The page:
-- Ted Schaefer

Richard Dawkins' "The God Delusion" was my favorite book of 2006. Although the tone was hectoring at times and Dawkins' prose not as well-crafted as in his scientific books, the intellectual fearlessness was invigorating and his arguments well-reasoned. And it seems his work, along with that of Sam Harris and Daniel Dennet, has created a stir in our otherwise complacent society.
-- Sanford Sharp

With "Rose of No Man's Land," Michelle Tea moves from being the sharpest eye on the queer underground ("Valencia," "Rent Girl") to the torch-carrier of the comic coming-of-age novel. No other book this year had me laughing and wincing in perfect balance at the memory of what it was to be a high school freshman making every exciting wrong choice.
-- K.M. Soehnlein

Joanne Harris' "Gentlemen & Players" is the gold standard for this year's best mystery. Set around an exclusive English boys school, it's filled with plot twists, possible red herrings, and solid narrative voices and pacing. It left me breathless, completely suckered, at points -- a delightful read.
-- Sheila Stanley

As one who has traveled to Afghanistan twice in the last three years, and easily devoured 25 books about the place, I cast my vote for Rory Stewart's "The Places in Between" as the best book of 2006 and the best book about that country and its people. Stewart has an appealing view of the world and its people, open to understanding the customs and observing the way of life he meets as he walks across Afghanistan in January 2002. That he did not die is a testament to this man and his dog -- a Mastiff he adopts early on and a typical marvelous thread the reader follows with deep engagement. The author's description of the world he meets, including, for example, people's toilet behavior, is in no way gross, but is typical of the detail and vividness of this book.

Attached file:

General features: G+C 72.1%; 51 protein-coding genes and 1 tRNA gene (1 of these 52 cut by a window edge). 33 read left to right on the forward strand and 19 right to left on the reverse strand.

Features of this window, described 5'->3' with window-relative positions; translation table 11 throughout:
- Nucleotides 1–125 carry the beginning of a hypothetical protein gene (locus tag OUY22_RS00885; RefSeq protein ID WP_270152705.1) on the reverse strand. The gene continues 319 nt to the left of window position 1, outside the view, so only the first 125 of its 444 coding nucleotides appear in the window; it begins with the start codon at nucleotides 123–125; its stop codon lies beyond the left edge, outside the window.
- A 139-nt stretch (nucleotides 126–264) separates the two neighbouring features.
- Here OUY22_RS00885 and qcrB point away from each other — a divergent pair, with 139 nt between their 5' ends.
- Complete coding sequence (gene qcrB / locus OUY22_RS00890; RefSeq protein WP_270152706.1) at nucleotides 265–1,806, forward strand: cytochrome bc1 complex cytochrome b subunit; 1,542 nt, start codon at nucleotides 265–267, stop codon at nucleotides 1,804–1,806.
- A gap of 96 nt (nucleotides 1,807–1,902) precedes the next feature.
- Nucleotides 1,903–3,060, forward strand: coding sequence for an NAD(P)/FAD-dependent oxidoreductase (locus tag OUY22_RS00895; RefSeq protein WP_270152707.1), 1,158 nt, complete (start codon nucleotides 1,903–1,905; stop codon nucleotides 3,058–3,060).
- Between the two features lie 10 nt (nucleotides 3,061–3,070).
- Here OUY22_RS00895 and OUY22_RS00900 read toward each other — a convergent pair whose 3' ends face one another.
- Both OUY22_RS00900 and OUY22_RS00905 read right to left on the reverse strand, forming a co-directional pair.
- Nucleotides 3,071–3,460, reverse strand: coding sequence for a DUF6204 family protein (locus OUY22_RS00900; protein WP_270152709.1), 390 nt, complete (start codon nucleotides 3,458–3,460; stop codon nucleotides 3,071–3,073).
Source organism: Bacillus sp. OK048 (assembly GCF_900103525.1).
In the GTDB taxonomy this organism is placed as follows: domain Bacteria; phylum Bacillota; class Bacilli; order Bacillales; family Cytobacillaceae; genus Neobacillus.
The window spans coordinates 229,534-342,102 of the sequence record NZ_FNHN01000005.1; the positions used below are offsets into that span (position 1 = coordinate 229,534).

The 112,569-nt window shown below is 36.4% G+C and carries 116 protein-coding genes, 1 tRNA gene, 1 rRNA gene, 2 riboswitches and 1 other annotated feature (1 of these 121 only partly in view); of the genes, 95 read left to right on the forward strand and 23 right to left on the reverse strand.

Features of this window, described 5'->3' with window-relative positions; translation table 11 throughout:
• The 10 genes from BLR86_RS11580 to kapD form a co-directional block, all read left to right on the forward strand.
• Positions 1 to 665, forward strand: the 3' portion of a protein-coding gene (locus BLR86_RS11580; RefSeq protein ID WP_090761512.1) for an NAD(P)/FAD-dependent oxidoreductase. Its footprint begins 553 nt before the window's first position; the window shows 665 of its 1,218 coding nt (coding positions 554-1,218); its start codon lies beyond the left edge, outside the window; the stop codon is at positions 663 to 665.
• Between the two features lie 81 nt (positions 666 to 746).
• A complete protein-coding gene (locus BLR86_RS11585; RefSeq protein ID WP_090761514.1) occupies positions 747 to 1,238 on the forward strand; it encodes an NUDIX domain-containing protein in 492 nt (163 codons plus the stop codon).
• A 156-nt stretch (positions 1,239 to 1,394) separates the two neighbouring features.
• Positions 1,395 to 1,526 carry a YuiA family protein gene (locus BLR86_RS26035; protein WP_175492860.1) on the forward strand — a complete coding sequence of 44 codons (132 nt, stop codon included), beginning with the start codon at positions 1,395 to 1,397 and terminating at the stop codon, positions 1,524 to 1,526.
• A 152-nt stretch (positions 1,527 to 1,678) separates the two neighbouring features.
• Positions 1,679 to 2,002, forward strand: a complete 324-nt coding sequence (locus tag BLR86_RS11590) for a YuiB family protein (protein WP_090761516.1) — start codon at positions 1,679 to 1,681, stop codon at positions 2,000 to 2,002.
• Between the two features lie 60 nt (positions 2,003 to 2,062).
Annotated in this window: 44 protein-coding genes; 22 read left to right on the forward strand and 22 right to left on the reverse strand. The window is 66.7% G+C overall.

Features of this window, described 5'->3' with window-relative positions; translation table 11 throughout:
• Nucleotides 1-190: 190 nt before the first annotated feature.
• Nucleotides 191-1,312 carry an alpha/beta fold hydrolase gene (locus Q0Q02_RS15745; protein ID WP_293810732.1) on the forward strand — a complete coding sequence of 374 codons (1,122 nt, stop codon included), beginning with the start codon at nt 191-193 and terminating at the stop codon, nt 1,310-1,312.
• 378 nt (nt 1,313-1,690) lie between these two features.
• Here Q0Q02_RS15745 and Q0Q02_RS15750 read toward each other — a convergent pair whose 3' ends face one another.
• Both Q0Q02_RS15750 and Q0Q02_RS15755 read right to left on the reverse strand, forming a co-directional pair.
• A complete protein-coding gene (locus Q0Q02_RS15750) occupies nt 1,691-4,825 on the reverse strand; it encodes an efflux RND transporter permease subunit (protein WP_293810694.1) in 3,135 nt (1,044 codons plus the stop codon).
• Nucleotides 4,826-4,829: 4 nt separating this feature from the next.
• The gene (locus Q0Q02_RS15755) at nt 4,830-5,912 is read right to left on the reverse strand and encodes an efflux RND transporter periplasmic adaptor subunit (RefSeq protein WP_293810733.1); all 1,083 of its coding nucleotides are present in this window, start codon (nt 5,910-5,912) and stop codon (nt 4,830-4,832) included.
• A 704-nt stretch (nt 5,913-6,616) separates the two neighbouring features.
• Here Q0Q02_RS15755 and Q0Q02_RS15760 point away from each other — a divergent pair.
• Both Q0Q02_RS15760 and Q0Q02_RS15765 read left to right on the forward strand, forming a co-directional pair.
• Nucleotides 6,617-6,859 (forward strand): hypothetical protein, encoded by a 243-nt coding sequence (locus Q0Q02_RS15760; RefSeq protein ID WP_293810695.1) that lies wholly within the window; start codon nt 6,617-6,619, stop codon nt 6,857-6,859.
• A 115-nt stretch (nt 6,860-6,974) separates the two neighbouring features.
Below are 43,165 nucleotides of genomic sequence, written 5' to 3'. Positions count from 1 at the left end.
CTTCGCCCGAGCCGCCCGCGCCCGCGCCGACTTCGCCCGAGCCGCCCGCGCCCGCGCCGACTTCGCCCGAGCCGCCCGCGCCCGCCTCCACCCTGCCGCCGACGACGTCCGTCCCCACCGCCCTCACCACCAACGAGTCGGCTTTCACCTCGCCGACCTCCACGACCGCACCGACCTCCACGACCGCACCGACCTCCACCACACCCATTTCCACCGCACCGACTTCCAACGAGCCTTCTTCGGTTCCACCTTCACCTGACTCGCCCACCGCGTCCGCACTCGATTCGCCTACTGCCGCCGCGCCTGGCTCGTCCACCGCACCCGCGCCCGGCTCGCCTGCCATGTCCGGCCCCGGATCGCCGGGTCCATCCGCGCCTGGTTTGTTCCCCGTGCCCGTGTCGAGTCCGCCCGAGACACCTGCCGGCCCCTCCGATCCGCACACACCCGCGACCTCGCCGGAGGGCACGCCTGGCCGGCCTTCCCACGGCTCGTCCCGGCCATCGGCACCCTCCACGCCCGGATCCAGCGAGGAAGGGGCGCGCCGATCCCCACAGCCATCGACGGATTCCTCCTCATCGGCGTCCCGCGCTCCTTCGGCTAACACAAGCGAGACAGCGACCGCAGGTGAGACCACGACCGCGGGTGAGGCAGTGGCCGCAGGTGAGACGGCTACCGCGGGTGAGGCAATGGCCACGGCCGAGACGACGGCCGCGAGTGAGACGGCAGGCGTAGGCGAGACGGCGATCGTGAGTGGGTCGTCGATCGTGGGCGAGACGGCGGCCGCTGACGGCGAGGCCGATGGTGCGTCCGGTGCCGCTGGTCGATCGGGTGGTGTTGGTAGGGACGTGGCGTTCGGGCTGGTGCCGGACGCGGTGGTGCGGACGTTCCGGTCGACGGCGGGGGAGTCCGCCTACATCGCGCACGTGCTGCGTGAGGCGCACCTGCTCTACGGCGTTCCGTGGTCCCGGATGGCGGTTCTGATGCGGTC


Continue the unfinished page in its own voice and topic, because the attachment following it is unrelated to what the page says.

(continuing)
-- Laura Stevens

Karen Armstrong's "The Great Transformation: The Beginning of Our Religious Traditions" is an important book, in this year when religion is running amok in our country. Armstrong writes about religion, mythology and belief in ways that engage both non-believers and believers. (Maybe not True Believers). She traces the changes in religious beliefs from early beginnings in bloody sacrifice to more humanistic Golden Rule practices. The book starts around 900 B.C. with middle European hunter-gatherers, then moves to China, India, Greece and the Middle East, and ends around 200 A.D. By the time Judaism and Christianity show up we can see where many of the beliefs in those faiths came from. Great notes and bibliography. This may sound kind of dense but really it's quite thrilling -- Armstrong is a swell writer!
-- Pat Stoll

I know a lot has been made of the over-the-top style of Marisha Pessl's debut, "Special Topics in Calamity Physics," but I thoroughly enjoyed it. I actually found the style to be consistent with the age and precociousness of the narrator. It's definitely the best fiction book published this year that I read.
-- Kate Teffer

I realize I'm not alone in this, but my favorite book of the year was Claire Messud's "The Emperor's Children." It brought back to life and then neatly eviscerated a post-synergy, pre-Sept. 11 New York City in devastating detail. Messud nailed not only the city's vainglorious peaks, but the sticky crevices of its often passionless ambition, and it still makes me squirm to think of exactly how familiar some of the characters felt.
-- Rebecca Traister, Salon staff writer

Well, Salon, once again you've let us all down by completely ignoring the genre of poetry! My favorite poetry book of 2006 is "Ooga-Booga," by Frederick Seidel, who is something of a literary outsider. I can't describe in a few sentences how utterly unique this stuff is. These poems are frightening, suave, spooky, silly, brutal, mesmerizing, perverse. The lines have a free-flowing rigidity, an off-the-wall stateliness that is always surprising. His subjects range from sex to mortality to geopolitics to high-end fashion to Italian motorcycles to all these things wrapped up together, but whatever he's writing about, he always does it with an honesty that spares nothing and no one.